Missouri lawyer calls area heroin problem ‘unimaginable’

Local News

Courtesy of Missourinet

MISSOURI, (Missourinet).– A southwest Missouri lawyer calls the heroin problem in his region unimaginable. During Monday’s interim state Senate committee hearing about gun violence, Craig Heidemann of Springfield, says with drugs come guns.

“You can buy heroin for cheaper than a six pack of beer,” says Heidemann. “It’s devastating our community.”

Last month, the Springfield area had about 40 reported overdoses and four suspected fentanyl related deaths in one week.

U.S. Senator Josh Hawley wants the federal Drug Enforcement Administration to investigate Springfield’s recent string of drug overdoses. In a press release, Hawley is calling on the White House’s Office of National Drug Control Policy to designate the region as a High Intensity Drug Trafficking Area that could include additional federal funding and focus on the area’s drug problems.

The state Supreme Court is limiting Missouri judges on the use of cash bail for a defendant’s release from jail before trial. The changes will only allow judges to charge bail fees to help ensure the safety or the defendant’s appearance in court.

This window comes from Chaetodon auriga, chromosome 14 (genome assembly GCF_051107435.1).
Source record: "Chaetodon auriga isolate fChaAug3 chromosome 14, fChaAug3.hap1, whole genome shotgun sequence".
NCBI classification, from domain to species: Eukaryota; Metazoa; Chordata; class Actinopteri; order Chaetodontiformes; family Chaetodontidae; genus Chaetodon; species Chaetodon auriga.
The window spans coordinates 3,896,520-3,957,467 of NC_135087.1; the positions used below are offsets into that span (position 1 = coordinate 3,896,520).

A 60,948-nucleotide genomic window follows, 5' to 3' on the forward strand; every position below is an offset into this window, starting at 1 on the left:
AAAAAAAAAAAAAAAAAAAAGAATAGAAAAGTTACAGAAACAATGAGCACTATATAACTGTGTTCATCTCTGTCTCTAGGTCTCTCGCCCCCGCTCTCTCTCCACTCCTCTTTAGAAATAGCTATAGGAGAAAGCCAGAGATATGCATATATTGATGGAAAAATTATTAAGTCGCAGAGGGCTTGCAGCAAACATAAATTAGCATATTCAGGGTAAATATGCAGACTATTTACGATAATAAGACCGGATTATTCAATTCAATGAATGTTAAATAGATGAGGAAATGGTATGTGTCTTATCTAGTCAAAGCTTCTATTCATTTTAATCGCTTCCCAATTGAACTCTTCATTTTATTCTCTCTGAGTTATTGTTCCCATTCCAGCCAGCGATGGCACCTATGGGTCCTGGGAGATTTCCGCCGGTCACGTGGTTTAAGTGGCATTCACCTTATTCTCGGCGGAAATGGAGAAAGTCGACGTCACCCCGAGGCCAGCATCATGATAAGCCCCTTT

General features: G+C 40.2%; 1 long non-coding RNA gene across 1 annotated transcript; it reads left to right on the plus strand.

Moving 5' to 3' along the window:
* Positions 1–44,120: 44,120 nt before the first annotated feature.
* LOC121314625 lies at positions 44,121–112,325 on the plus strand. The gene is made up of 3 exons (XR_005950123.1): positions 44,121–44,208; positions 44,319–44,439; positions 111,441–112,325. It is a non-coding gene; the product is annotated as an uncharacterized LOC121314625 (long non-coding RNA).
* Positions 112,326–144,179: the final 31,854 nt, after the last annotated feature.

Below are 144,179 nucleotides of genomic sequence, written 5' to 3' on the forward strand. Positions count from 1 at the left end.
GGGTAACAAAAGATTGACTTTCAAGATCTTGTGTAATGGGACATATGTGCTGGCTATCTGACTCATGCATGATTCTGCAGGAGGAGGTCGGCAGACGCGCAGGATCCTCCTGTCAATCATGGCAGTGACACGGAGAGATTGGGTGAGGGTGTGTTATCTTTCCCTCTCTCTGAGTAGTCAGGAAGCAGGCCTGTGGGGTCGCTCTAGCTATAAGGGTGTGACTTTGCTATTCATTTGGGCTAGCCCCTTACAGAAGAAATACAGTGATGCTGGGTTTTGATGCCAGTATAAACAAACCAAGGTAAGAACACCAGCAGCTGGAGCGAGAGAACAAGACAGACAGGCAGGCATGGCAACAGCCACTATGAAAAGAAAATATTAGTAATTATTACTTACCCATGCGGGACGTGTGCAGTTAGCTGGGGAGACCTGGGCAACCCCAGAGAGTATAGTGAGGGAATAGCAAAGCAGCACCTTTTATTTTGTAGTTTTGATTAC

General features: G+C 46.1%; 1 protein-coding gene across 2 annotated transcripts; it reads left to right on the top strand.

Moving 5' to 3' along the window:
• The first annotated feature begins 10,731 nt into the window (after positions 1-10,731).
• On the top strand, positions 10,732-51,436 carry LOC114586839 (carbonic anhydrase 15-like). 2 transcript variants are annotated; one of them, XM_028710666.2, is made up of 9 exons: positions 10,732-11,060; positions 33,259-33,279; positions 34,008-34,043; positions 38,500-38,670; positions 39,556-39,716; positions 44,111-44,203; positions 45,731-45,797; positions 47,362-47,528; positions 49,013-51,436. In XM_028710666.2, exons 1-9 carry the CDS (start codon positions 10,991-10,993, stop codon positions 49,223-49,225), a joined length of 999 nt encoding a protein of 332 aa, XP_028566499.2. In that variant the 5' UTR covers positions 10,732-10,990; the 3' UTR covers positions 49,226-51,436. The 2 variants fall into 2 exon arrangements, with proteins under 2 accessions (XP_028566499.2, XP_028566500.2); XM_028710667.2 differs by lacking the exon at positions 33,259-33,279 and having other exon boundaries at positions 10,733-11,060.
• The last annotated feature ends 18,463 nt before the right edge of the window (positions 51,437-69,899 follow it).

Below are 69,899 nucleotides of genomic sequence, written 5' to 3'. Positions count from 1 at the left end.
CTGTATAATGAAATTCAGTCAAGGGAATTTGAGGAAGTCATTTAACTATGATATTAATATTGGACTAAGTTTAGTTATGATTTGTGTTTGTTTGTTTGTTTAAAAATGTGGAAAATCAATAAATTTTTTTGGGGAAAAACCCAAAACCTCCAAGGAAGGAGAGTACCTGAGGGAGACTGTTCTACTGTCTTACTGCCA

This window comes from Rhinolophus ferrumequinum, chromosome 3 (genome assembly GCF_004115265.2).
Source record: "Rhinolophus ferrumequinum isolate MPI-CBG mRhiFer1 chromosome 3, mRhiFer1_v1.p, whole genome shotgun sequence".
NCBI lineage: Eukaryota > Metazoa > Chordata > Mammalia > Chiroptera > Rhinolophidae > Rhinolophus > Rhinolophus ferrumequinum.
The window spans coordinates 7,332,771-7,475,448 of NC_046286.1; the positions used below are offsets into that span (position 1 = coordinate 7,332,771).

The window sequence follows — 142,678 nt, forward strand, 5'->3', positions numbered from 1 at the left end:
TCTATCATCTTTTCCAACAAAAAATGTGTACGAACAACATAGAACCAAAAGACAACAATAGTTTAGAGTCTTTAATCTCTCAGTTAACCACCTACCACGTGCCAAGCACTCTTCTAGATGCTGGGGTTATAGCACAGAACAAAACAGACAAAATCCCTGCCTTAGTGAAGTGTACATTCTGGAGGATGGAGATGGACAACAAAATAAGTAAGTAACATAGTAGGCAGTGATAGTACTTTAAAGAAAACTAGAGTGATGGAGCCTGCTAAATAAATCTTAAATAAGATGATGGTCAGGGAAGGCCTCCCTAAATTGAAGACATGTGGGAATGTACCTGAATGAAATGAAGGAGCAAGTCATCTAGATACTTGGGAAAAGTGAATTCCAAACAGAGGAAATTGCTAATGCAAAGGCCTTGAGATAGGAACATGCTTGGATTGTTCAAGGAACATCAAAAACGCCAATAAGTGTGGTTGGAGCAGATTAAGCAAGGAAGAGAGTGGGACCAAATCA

Heidemann says assuming all drug offenses are non-violent and to let the criminals go with bonding conditions should require further study.

“To put somebody with that kind of problem back out on the street without treatment, it just means that they are going to potentially continue to do what they need to do in order to feed a habit that has an addictive factor that I can’t even begin to understand or articulate,” says Heidemann.

He questions how many chances people should be given if they can’t follow bail conditions.

“I think you give them a chance,” Heidemann says. “There’s lots of good excuses – I’ve heard them all. Some of them are very legitimate. I’m not saying you can take all of the discretion away from the judges, but it’s kind of like fool me once – shame on you. Fool me twice – shame on me.”

The Senate committee is charged with making recommendations for the 2020 legislative session beginning in January.

Copyright © 2019 · Missourinet

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